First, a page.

Conflict of Interest Obligation: Are the broker-dealer’s written policies and procedures reasonably designed to address conflicts of interest associated with its recommendations to customers?

What will they be looking for? As noted above, examiners will be asking whether and how the policies and procedures meet Reg BI; including existence of incentives for an associated person to place theirs or the broker-dealer’s interest ahead of the customer; conflicts associated with material limitations (“e.g., a limited product menu, offering only proprietary products, or products with third-party arrangements”) on securities or investment strategies recommended to retail customers; and whether other conflicts have been eliminated entirely, including “sales contests, sales quotas, bonuses, and non-cash compensation based on the sale of specific securities or specific types of securities within a limited period of time;” Do the policies and procedures establish a structure for identifying the conflicts, including documentation identifying all conflicts associated with the broker-dealer’s recommendations as they exist and as they evolve? Do the policies and procedures provide for mitigation or elimination of conflicts and which ones are mitigated or eliminated?

Compliance Obligation: Broker-dealers must establish, maintain, and enforce written policies and procedures reasonably designed to comply fully with Reg BI.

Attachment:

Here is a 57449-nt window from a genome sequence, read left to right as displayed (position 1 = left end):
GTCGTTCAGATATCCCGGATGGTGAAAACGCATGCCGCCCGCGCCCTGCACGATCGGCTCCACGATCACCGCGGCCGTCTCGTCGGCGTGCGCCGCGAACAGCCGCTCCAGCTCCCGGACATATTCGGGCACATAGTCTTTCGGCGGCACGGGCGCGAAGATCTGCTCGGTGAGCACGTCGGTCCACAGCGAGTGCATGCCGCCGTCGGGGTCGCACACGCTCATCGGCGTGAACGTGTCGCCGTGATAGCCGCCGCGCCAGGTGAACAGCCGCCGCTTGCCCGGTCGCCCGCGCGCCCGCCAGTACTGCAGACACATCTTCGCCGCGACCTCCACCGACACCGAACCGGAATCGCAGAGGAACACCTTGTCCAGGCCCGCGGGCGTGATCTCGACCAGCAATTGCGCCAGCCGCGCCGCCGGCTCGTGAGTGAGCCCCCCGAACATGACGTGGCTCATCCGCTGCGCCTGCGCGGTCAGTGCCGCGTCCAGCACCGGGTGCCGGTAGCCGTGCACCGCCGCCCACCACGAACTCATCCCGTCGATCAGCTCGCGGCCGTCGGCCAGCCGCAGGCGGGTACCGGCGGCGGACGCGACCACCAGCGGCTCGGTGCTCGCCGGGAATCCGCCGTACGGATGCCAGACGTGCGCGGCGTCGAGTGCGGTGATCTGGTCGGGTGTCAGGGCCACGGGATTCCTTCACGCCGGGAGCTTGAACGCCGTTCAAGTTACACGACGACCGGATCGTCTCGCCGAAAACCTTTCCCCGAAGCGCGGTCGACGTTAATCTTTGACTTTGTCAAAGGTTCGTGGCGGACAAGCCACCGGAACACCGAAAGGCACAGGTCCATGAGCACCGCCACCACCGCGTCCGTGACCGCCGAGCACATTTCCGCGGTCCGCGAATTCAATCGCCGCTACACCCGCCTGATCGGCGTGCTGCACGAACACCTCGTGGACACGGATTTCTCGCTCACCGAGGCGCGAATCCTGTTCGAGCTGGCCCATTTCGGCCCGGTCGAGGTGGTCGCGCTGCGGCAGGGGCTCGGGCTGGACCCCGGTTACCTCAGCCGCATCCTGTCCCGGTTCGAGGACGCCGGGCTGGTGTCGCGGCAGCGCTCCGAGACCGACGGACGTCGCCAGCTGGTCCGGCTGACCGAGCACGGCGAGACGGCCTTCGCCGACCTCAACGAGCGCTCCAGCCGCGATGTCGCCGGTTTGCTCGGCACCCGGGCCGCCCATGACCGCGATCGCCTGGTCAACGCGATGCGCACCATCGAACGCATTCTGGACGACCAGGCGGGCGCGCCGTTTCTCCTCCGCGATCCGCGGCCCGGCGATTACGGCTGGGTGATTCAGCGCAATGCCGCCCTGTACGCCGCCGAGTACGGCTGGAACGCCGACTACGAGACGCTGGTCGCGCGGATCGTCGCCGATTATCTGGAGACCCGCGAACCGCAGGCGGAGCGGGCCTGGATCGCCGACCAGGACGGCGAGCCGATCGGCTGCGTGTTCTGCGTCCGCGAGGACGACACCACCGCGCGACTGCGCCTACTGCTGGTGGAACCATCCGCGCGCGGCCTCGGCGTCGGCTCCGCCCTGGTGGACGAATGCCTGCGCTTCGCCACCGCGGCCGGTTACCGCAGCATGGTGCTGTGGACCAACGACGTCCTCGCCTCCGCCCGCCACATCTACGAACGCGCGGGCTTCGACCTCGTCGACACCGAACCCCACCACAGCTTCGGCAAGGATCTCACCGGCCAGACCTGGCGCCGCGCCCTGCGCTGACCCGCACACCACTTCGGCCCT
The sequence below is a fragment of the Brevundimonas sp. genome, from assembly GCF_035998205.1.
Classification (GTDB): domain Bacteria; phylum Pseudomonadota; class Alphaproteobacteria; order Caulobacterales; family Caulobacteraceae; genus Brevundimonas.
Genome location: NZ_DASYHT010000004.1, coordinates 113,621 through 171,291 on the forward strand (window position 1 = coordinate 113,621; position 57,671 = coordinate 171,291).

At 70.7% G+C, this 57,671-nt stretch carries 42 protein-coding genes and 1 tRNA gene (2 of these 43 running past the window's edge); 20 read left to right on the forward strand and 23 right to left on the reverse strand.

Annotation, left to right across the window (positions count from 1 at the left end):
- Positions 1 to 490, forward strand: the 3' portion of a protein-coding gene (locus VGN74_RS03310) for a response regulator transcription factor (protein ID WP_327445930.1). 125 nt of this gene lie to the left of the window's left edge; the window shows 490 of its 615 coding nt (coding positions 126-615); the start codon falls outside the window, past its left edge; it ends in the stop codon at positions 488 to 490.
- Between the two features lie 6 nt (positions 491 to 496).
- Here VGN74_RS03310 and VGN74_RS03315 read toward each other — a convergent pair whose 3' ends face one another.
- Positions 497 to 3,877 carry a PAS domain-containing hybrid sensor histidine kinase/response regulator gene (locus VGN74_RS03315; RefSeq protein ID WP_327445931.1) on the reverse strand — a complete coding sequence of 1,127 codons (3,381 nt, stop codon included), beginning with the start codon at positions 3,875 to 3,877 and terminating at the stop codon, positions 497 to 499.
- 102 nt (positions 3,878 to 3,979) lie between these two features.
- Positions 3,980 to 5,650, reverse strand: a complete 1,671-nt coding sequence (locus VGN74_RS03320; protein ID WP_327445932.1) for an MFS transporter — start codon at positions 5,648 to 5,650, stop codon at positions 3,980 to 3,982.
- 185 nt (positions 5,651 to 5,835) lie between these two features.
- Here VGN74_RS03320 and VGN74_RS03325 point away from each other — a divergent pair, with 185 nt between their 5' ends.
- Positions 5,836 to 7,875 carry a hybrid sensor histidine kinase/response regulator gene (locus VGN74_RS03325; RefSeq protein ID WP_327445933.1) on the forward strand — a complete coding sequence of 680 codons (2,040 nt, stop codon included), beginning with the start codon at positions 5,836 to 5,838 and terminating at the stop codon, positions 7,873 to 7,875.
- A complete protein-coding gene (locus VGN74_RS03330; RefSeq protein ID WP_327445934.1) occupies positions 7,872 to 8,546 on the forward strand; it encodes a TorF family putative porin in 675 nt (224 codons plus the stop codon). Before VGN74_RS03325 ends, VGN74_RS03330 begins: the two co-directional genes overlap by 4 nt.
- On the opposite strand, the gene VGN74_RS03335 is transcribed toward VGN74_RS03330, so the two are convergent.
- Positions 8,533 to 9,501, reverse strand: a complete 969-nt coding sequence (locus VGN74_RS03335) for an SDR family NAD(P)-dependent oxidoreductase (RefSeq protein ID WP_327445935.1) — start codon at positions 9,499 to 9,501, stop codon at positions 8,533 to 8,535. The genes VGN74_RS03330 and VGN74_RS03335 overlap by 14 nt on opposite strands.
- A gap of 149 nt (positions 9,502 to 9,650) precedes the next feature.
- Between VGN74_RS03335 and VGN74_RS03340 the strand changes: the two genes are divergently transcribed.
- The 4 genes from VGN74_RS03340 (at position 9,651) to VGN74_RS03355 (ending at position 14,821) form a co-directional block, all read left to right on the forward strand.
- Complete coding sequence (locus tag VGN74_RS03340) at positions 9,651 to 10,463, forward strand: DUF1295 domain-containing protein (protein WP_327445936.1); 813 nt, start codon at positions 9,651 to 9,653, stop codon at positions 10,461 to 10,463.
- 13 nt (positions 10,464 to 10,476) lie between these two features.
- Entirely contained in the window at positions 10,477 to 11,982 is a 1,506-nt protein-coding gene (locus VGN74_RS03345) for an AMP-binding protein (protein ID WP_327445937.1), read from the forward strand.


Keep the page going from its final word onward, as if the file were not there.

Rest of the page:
What will they be looking for? The OCIE states that examiners may review a broker-dealer’s policies and procedures and evaluate controls, remediation of noncompliance, training, and periodic review and testing included as part of those policies and procedures. A copy of the risk alert can be found here.

SEC and FINRA To Hold 2014 Regional Outreach to Broker-Dealers

Broker-dealers are reminded, beginning this  spring, the SEC’s Office of Compliance Inspections and Examinations (OCIE), and the SEC’s Division of Trading and Markets, is partnering with FINRA to sponsor regional compliance outreach programs for broker-dealers. The programs will take place in Denver, Los Angeles, Chicago, Miami, Philadelphia, and New York.  Registration is open to all broker-dealer risk, audit, legal, and compliance professionals. Continue reading “SEC and FINRA To Hold 2014 Regional Outreach to Broker-Dealers”

SEC Report: Broker-Dealers’ Handling of Material NonPublic Information

The Securities and Exchange Commission, through the Office of Compliance Inspections and Examinations (OCIE), has announced and issued a staff report aimed at aiding broker-dealers in safeguarding confidential information from misuse.